It is May; Our brief Southern spring turns to summer temperatures. Graduation announcements are landing in the mailbox, and photos of graduates fill Facebook and newspaper pages.
School’s out for summer!
This is a good time to talk about religious education and teaching the pathways of faith to our children. Just as there is Sunday school for Christian kids, there is religious school for Jewish kids. It takes a brave individual to take on the challenges of any religious school, the assortment of wiggly 4- to 12-year-old kids – and their parents.
The parents and teachers who take up this duty are honoring their faith. They are passing on learning and traditions to the next generation. Among other emotional benefits, doing this gives those individuals endless opportunities to practice patience.
Jewish religious school has goals: to begin laying a foundation of Jewish knowledge and Jewish identity, in addition to preparing the child for their bar or bat mitzvah, which is the rite of passage between a child’s 12th or 13th year. At that time, the child becomes an adult in terms of Jewish responsibility, after which they return to seventh grade.
So let’s contemplate the joys and challenges of creating this deliberate foundation. A core building block is the language, which requires the children learn the Hebrew Aleph Bet, the Hebrew alphabet. It’s a collection of squiggly lines and dots which look nothing like the English alphabet and represent a variety of sounds. A number of those sounds are roughly approximate to the noise made when gargling. Our students will generally practice these quite enthusiastically, until the level of semi-accidental spitting escalates to a level requiring adult intervention.
Language is taught early, with the children learning to count in Hebrew and learn the words for various body parts which are much more exciting in Hebrew and will guarantee endless repetition. Singing is fundamental, as ancient melodies and prayers are taught. In learning this entirely new language, the children are set upon the path of carrying forward an ancient language, even as they adapt it to include new words, like “pickup truck.”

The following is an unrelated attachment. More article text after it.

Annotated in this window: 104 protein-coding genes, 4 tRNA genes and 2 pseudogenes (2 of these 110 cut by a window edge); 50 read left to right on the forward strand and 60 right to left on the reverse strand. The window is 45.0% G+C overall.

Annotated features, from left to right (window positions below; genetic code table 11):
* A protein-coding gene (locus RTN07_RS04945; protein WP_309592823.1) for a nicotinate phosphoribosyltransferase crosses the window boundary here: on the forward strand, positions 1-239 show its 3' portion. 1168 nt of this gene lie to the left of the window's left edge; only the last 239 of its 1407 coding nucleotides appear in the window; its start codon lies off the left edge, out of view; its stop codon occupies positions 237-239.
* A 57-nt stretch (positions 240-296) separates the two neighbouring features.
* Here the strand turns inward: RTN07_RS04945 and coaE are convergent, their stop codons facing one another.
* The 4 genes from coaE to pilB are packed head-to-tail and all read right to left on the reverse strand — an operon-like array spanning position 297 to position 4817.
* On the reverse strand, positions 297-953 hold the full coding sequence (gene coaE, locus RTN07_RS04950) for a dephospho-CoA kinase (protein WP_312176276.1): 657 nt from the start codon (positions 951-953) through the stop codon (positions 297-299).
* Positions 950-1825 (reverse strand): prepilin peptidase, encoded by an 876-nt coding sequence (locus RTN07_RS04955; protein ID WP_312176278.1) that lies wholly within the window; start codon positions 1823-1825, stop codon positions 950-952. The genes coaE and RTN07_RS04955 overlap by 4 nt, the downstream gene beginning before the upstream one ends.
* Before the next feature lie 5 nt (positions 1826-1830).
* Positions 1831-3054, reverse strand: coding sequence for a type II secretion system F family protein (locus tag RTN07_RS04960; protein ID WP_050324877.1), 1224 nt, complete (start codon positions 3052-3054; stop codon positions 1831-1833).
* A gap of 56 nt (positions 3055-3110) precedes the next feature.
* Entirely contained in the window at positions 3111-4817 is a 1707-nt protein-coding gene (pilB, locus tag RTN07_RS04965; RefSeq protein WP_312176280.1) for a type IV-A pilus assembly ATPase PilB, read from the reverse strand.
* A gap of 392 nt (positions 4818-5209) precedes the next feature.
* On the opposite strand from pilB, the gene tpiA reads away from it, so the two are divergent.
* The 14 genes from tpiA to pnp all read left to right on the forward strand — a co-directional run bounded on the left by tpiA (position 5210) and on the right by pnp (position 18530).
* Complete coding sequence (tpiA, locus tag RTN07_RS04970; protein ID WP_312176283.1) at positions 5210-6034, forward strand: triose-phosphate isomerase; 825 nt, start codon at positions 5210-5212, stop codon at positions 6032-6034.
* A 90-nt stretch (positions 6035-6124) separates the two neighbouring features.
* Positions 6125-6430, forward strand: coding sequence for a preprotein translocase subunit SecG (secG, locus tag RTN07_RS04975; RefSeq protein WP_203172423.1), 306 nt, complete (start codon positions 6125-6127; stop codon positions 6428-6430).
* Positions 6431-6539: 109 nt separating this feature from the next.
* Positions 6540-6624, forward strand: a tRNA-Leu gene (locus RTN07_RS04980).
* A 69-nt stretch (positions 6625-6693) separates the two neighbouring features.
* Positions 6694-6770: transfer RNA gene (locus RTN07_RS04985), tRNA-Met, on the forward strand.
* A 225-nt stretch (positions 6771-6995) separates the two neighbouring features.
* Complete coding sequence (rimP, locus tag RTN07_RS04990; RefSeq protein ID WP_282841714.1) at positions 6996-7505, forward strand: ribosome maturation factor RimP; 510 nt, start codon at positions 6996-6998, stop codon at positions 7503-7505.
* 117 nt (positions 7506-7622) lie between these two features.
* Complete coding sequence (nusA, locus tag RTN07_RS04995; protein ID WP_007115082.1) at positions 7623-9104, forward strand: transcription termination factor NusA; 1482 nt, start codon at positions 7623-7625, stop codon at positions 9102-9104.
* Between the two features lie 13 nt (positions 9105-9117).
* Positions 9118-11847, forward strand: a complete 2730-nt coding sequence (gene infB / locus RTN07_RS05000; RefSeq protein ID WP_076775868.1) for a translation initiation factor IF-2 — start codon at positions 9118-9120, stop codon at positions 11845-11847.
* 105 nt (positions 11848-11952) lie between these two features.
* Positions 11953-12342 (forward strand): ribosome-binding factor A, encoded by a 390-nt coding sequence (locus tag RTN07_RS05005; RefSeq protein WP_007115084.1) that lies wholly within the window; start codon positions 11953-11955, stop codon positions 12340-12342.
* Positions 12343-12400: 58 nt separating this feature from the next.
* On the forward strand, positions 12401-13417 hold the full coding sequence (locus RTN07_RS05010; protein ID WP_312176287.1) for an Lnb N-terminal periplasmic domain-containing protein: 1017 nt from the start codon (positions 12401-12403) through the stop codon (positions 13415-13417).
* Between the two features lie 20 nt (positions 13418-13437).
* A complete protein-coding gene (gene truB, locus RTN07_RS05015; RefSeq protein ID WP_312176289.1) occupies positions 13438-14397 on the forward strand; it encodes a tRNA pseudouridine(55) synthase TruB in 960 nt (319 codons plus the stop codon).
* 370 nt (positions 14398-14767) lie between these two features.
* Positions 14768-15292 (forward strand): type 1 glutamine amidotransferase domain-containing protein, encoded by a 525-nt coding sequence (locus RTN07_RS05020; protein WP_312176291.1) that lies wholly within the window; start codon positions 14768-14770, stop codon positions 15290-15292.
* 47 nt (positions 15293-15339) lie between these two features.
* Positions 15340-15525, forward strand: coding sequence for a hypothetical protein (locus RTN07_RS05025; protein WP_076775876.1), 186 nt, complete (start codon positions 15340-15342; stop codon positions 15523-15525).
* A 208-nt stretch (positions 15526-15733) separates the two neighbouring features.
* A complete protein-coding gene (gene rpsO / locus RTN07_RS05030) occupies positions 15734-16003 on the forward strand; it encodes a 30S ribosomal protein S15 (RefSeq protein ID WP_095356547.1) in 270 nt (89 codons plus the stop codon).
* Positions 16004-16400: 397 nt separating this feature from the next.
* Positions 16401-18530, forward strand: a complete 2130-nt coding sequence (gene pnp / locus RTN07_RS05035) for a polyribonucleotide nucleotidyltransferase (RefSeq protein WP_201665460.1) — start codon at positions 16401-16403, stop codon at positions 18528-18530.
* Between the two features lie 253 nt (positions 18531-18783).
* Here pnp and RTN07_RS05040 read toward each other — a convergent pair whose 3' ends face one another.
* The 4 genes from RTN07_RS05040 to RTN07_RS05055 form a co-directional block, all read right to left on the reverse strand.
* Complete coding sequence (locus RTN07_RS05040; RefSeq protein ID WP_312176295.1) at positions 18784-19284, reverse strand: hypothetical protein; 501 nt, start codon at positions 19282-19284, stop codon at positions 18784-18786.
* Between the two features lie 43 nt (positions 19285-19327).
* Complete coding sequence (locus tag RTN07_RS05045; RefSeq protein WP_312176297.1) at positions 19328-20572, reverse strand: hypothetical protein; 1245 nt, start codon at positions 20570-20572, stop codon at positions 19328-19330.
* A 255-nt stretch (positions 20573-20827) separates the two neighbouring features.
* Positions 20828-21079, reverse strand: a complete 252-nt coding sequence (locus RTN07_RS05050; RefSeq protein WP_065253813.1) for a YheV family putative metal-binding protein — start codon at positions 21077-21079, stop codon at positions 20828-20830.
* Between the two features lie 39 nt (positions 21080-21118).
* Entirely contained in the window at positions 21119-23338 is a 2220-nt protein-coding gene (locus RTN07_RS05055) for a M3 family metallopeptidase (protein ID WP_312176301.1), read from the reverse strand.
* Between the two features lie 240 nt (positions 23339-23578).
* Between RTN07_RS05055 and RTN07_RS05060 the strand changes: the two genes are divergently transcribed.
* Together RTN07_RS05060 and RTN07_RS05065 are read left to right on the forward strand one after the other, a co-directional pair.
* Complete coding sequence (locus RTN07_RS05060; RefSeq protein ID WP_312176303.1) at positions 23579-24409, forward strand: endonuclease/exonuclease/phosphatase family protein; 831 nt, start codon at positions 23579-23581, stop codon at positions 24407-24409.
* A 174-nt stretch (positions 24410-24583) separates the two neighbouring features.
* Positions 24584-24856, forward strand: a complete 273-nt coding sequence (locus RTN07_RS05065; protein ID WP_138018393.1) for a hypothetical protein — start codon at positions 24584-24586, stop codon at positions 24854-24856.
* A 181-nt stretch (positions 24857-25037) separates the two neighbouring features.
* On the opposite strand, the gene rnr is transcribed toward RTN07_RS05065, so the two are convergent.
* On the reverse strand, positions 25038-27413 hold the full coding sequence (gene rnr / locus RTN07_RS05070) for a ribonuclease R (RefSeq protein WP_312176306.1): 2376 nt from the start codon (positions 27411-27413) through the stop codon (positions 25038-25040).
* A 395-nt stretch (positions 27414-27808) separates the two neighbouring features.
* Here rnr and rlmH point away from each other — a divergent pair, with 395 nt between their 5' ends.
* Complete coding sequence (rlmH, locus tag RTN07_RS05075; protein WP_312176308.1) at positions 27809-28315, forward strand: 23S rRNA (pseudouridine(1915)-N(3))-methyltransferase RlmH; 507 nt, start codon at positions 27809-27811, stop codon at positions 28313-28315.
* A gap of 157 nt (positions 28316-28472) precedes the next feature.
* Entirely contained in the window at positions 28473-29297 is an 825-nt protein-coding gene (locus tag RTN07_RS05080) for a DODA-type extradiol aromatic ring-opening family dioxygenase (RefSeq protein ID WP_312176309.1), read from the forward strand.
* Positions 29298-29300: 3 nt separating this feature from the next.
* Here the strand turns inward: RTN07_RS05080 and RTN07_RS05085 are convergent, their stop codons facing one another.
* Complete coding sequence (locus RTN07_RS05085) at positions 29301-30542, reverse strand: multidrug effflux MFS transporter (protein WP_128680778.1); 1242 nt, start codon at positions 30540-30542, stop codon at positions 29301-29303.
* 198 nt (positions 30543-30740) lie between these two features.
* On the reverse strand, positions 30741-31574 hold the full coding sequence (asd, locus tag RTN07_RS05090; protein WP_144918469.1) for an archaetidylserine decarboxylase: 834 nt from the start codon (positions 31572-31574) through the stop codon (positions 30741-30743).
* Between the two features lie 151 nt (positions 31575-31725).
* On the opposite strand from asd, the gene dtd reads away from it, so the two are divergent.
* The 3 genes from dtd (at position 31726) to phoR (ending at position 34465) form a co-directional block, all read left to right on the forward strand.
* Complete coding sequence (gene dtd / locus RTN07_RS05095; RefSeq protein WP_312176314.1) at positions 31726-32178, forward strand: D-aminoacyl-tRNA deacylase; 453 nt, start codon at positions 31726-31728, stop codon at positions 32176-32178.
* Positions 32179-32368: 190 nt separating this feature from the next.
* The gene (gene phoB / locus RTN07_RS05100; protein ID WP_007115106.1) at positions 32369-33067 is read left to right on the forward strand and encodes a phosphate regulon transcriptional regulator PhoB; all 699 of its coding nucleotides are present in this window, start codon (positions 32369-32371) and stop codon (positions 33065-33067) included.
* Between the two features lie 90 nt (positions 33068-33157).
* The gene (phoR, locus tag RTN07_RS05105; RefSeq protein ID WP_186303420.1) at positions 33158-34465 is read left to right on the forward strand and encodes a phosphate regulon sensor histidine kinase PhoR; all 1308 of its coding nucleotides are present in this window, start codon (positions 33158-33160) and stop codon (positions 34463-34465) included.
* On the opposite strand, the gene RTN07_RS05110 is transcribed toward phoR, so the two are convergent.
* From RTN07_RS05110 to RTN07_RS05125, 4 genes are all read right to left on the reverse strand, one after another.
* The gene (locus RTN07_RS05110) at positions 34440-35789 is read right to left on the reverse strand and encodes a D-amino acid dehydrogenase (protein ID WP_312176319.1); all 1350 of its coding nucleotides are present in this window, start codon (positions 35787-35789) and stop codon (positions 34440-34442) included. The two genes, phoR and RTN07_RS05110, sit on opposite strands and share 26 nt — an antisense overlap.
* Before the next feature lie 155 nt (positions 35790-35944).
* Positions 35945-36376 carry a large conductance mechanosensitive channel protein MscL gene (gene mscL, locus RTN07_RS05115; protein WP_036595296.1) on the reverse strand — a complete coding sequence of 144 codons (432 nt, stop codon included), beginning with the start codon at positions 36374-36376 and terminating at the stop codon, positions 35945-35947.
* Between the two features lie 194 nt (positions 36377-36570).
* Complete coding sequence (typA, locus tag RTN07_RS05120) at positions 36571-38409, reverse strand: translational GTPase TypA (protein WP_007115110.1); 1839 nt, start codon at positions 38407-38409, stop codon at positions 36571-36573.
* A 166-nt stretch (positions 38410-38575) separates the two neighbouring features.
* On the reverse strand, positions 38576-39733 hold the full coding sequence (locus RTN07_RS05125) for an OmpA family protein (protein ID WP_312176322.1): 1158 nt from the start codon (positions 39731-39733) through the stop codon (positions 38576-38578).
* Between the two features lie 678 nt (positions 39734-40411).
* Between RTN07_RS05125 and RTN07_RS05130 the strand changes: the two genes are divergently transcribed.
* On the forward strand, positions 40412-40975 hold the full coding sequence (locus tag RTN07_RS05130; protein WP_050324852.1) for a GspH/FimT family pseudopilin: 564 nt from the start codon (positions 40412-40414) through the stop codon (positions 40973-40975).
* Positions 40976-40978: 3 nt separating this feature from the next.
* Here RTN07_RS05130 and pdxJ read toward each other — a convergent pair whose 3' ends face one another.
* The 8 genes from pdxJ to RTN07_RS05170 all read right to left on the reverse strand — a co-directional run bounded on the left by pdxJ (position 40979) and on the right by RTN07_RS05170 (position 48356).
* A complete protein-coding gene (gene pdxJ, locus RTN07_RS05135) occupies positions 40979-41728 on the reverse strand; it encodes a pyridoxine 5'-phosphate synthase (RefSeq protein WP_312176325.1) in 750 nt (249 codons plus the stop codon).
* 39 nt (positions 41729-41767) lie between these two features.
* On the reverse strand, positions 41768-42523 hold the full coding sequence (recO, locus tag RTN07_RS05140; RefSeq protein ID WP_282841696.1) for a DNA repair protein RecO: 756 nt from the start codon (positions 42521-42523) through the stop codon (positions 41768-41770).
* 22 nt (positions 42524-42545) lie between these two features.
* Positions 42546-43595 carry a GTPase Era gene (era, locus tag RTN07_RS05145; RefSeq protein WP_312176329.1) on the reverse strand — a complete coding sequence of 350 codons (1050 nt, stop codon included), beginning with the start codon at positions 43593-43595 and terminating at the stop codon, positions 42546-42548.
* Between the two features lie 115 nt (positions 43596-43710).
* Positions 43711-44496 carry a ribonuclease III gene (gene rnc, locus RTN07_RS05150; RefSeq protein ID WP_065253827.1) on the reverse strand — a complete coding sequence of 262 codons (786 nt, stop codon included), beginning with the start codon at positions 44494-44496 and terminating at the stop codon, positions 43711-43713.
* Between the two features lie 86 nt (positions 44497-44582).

Another consistent topic in religious school is reading the Hebrew Bible which consists of the Five Books, a number of prophets and the writings. The writings can be a source of great learning for adults. But for the younger generation, the Book of Job and the story of Esther are more giggle worthy. It’s a rare Jewish school teacher who takes on teaching the Song of Songs to the pre-pubescent set. Reading thru Leviticus, however, is unavoidable. Imagine the experience of reading Leviticus with 10-year-old boys, unless you like discussions of plagues and boils, of course. Offsetting Leviticus are the stories of Exodus, retold every year in the spring, with Passover; including more plagues, dramatically crossing the sea, and escaping enemies.
As the children learn their Hebrew history, some modern religious schools have a “Mensch Madness” competition. A mensch is an individual of great integrity and honesty, a “Good Person.” This is a non-basketball variation on March Madness, with biblical characters as competitors. The students work thru the brackets, comparing and re-telling stories until a winner is declared on some specific trait.
Rumor has it that once the whale from the Jonah story won.
Religious schools also pass on traditions with roots tracing back centuries. Every year at Hanukkah, in addition to the discussion over present-giving, an even more lively exchange is held over in which direction to start lighting the candles on the menorah. Later in the year, the kids learn the story of Esther and make “groggers,” or sound makers, to drown out the name of evil Hamen when that story is told. They also make Tzedakah or “charity boxes,” which are to be filled with coins, and given to charities. This is intended to pass on one of the fundamental mitzvah, or commandments.
As the language, prayers and traditions are passed on; there is the accompanying growth of identity and joy in understanding one’s roots. Knowing the meaning, and history of traditions allows for the rising generation to stand tall in their knowledge. May these students become individuals who teach in their time.
Edie Yakutis works with Ritual Life at Temple Solel in Fort Mill. Contact her firstname.lastname@example.org.